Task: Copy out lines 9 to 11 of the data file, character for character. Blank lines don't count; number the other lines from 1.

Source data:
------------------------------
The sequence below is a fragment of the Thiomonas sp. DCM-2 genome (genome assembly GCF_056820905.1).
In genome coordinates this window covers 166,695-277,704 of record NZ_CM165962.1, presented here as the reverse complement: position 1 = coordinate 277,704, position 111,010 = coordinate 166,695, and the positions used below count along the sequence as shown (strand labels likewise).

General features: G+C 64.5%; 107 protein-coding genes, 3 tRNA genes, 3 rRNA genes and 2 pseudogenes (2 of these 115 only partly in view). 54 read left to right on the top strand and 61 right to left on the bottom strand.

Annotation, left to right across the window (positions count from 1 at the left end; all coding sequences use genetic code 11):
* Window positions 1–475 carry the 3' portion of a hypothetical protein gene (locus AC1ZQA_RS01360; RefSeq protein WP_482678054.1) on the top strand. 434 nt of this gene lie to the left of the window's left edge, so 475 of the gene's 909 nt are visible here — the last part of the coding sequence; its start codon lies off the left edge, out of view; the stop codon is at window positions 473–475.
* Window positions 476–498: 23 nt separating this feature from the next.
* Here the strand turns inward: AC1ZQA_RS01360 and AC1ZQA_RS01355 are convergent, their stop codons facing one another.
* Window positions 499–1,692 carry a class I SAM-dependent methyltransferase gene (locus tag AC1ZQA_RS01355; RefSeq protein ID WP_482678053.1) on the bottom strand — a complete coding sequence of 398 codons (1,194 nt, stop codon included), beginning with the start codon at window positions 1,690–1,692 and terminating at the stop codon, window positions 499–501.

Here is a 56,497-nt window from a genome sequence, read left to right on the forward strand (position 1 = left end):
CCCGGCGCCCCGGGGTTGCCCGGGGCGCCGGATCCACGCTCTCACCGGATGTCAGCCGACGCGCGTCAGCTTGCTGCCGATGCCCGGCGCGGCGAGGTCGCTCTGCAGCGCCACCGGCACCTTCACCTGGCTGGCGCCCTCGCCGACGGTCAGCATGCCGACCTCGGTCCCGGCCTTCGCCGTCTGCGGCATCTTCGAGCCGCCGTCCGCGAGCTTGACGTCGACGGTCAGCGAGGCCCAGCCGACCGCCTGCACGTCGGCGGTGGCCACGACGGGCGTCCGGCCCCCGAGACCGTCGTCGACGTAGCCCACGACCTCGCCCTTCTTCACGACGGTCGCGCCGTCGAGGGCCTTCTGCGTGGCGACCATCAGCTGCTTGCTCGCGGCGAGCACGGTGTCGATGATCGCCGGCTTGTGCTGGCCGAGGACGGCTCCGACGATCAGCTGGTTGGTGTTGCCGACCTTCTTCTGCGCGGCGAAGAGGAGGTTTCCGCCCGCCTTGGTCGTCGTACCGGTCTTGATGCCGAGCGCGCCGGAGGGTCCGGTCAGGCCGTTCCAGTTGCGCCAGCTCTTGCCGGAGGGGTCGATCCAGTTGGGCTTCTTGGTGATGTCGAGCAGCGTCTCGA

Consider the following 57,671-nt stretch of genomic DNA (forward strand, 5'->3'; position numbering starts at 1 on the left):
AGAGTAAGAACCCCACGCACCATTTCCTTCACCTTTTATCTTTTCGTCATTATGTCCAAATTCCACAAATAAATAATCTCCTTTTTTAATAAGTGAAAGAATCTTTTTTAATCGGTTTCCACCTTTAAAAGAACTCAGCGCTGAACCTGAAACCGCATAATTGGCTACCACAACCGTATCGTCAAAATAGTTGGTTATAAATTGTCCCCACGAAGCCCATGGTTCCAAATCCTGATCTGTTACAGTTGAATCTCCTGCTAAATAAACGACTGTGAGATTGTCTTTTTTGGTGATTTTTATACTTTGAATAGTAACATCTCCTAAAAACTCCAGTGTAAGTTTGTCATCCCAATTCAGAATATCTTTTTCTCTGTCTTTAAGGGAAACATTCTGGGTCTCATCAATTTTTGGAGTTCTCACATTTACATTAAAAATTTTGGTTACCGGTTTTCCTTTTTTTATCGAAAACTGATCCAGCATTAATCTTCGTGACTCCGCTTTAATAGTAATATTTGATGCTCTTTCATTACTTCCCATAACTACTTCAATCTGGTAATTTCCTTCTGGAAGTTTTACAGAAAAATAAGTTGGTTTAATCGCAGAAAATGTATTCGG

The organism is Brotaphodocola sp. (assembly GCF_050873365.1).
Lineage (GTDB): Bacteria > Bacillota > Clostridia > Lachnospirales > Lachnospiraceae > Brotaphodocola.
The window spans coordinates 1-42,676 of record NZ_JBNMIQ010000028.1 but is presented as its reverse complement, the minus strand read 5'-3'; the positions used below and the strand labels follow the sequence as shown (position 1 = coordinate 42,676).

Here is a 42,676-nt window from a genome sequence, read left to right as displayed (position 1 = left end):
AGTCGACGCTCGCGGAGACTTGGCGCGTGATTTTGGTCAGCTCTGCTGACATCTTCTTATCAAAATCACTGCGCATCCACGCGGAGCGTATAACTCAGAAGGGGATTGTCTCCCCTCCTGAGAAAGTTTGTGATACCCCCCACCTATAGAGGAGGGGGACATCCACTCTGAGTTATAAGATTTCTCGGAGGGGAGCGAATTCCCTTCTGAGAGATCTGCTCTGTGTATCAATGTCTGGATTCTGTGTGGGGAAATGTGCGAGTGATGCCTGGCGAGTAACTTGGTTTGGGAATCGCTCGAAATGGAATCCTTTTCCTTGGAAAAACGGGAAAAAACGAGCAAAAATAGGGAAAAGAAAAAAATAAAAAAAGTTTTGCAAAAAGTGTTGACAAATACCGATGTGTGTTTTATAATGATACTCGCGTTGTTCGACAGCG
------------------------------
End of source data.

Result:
Here is a 56,497-nt window from a genome sequence, read left to right on the forward strand (position 1 = left end):
CCCGGCGCCCCGGGGTTGCCCGGGGCGCCGGATCCACGCTCTCACCGGATGTCAGCCGACGCGCGTCAGCTTGCTGCCGATGCCCGGCGCGGCGAGGTCGCTCTGCAGCGCCACCGGCACCTTCACCTGGCTGGCGCCCTCGCCGACGGTCAGCATGCCGACCTCGGTCCCGGCCTTCGCCGTCTGCGGCATCTTCGAGCCGCCGTCCGCGAGCTTGACGTCGACGGTCAGCGAGGCCCAGCCGACCGCCTGCACGTCGGCGGTGGCCACGACGGGCGTCCGGCCCCCGAGACCGTCGTCGACGTAGCCCACGACCTCGCCCTTCTTCACGACGGTCGCGCCGTCGAGGGCCTTCTGCGTGGCGACCATCAGCTGCTTGCTCGCGGCGAGCACGGTGTCGATGATCGCCGGCTTGTGCTGGCCGAGGACGGCTCCGACGATCAGCTGGTTGGTGTTGCCGACCTTCTTCTGCGCGGCGAAGAGGAGGTTTCCGCCCGCCTTGGTCGTCGTACCGGTCTTGATGCCGAGCGCGCCGGAGGGTCCGGTCAGGCCGTTCCAGTTGCGCCAGCTCTTGCCGGAGGGGTCGATCCAGTTGGGCTTCTTGGTGATGTCGAGCAGCGTCTCGA

Consider the following 57,671-nt stretch of genomic DNA (forward strand, 5'->3'; position numbering starts at 1 on the left):